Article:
Michael Klein and Travis Lindquist know sports: the athletes, the games, the stadiums. They understand coverage.
But they also understand our customers, and how in the past, by not having a Getty Images photographer at every Major League Baseball game, we were not able to provide these clients with the content they desired.
“It was the biggest hole in sports coverage,” said Klein, a Senior Manager on the Sports Team in New York. “It prevented us from being able to look a customer in the eye and say, ‘Getty Images can cover all your needs.’ ”
Thankfully, on June 1, that all changed. Now, we’ve got photographers shooting every game, every player and every home run. In other words, when Derek Jeter gets his 3,000th hit, wherever it is, we’ll be there. Our customers will never again have to rely on someone else to supply historic baseball imagery or shots of players who are important to them.
This is obviously a big deal in the US. But it also matters to customers in the Asia Pacific and Latin America regions, as this change will have a tremendous impact there as well.
“There are a growing number of players from Latin America, Japan and Korea,” said Lindquist, a Director of Photography in New York. “The appetite for this content in those regions is insatiable.”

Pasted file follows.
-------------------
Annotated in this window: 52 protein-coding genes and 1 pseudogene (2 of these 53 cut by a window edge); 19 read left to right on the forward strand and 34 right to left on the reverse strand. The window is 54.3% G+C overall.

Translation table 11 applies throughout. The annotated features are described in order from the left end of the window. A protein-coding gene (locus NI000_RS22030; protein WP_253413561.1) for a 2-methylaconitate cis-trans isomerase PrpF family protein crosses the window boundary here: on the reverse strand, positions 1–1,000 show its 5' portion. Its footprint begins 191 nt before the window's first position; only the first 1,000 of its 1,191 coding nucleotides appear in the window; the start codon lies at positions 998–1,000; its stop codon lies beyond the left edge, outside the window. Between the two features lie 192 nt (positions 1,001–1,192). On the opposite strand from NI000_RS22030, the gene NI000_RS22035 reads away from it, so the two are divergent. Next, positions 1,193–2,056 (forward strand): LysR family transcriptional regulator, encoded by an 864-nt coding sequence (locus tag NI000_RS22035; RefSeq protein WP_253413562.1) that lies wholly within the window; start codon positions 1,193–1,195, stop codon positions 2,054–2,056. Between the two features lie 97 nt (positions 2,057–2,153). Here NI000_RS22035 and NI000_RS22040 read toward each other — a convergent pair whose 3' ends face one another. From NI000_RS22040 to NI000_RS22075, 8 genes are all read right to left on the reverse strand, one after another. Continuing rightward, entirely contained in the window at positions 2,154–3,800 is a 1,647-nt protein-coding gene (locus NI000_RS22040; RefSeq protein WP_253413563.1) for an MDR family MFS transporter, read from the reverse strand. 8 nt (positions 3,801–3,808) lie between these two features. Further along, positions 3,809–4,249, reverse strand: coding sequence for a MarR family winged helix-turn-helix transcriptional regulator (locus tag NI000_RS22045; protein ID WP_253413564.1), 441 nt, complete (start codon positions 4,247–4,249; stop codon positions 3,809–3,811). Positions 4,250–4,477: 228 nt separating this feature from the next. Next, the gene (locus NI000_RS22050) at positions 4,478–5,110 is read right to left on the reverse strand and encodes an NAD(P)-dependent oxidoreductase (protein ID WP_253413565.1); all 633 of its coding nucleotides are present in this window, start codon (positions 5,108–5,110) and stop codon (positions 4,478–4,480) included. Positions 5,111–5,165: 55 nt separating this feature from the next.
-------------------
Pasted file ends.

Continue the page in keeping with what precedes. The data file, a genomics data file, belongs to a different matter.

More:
For example, when the Seattle Mariners’ Ichiro Suzuki gets two hits (like he did June 13 against the Los Angeles Angels), customers in his native Japan want photos. Now, we won’t miss a chance to provide them. Similarly, when the Cardinals’ Albert Pujols, who was born in the Dominican Republic, hits a historic home run (now in his 11th season, he’s already surpassed 400), we will be there to capture the moment.
“As a news organization, it’s unacceptable to miss historic moments like that,” Lindquist said. “That’s a major reason why having 100 percent coverage means so much to our customers.”
“It’s something we can provide for our customers that didn’t exist before,” he said. “It puts us into the lead position in terms of what we can offer. It’s a real game changer.”